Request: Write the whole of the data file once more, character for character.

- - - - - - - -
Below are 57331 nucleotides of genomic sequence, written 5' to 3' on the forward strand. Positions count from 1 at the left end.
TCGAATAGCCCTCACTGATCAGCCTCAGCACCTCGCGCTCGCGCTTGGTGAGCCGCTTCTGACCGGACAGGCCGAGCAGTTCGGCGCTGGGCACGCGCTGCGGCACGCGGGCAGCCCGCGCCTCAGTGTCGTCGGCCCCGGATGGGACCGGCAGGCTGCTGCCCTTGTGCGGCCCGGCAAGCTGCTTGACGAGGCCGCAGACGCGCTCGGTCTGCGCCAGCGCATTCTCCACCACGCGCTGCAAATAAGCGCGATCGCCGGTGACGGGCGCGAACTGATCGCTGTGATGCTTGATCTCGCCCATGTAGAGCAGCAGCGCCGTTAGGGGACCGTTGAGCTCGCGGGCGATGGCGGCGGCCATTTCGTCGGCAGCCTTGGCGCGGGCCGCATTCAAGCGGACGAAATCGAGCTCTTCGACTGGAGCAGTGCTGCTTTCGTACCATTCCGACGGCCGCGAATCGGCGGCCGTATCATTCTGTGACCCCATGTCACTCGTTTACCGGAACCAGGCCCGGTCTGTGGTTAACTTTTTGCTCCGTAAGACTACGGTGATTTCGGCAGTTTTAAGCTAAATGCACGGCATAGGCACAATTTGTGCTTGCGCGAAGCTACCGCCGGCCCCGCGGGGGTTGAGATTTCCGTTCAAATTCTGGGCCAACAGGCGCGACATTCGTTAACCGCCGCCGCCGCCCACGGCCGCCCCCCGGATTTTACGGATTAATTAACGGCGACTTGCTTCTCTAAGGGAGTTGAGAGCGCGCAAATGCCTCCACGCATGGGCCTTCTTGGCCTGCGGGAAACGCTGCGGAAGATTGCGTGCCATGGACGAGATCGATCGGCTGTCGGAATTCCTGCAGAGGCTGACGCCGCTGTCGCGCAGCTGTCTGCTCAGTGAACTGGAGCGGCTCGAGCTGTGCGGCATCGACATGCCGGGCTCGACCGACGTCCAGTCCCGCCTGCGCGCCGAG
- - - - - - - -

Below are 57331 nucleotides of genomic sequence, written 5' to 3' on the forward strand. Positions count from 1 at the left end.
TCGAATAGCCCTCACTGATCAGCCTCAGCACCTCGCGCTCGCGCTTGGTGAGCCGCTTCTGACCGGACAGGCCGAGCAGTTCGGCGCTGGGCACGCGCTGCGGCACGCGGGCAGCCCGCGCCTCAGTGTCGTCGGCCCCGGATGGGACCGGCAGGCTGCTGCCCTTGTGCGGCCCGGCAAGCTGCTTGACGAGGCCGCAGACGCGCTCGGTCTGCGCCAGCGCATTCTCCACCACGCGCTGCAAATAAGCGCGATCGCCGGTGACGGGCGCGAACTGATCGCTGTGATGCTTGATCTCGCCCATGTAGAGCAGCAGCGCCGTTAGGGGACCGTTGAGCTCGCGGGCGATGGCGGCGGCCATTTCGTCGGCAGCCTTGGCGCGGGCCGCATTCAAGCGGACGAAATCGAGCTCTTCGACTGGAGCAGTGCTGCTTTCGTACCATTCCGACGGCCGCGAATCGGCGGCCGTATCATTCTGTGACCCCATGTCACTCGTTTACCGGAACCAGGCCCGGTCTGTGGTTAACTTTTTGCTCCGTAAGACTACGGTGATTTCGGCAGTTTTAAGCTAAATGCACGGCATAGGCACAATTTGTGCTTGCGCGAAGCTACCGCCGGCCCCGCGGGGGTTGAGATTTCCGTTCAAATTCTGGGCCAACAGGCGCGACATTCGTTAACCGCCGCCGCCGCCCACGGCCGCCCCCCGGATTTTACGGATTAATTAACGGCGACTTGCTTCTCTAAGGGAGTTGAGAGCGCGCAAATGCCTCCACGCATGGGCCTTCTTGGCCTGCGGGAAACGCTGCGGAAGATTGCGTGCCATGGACGAGATCGATCGGCTGTCGGAATTCCTGCAGAGGCTGACGCCGCTGTCGCGCAGCTGTCTGCTCAGTGAACTGGAGCGGCTCGAGCTGTGCGGCATCGACATGCCGGGCTCGACCGACGTCCAGTCCCGCCTGCGCGCCGAG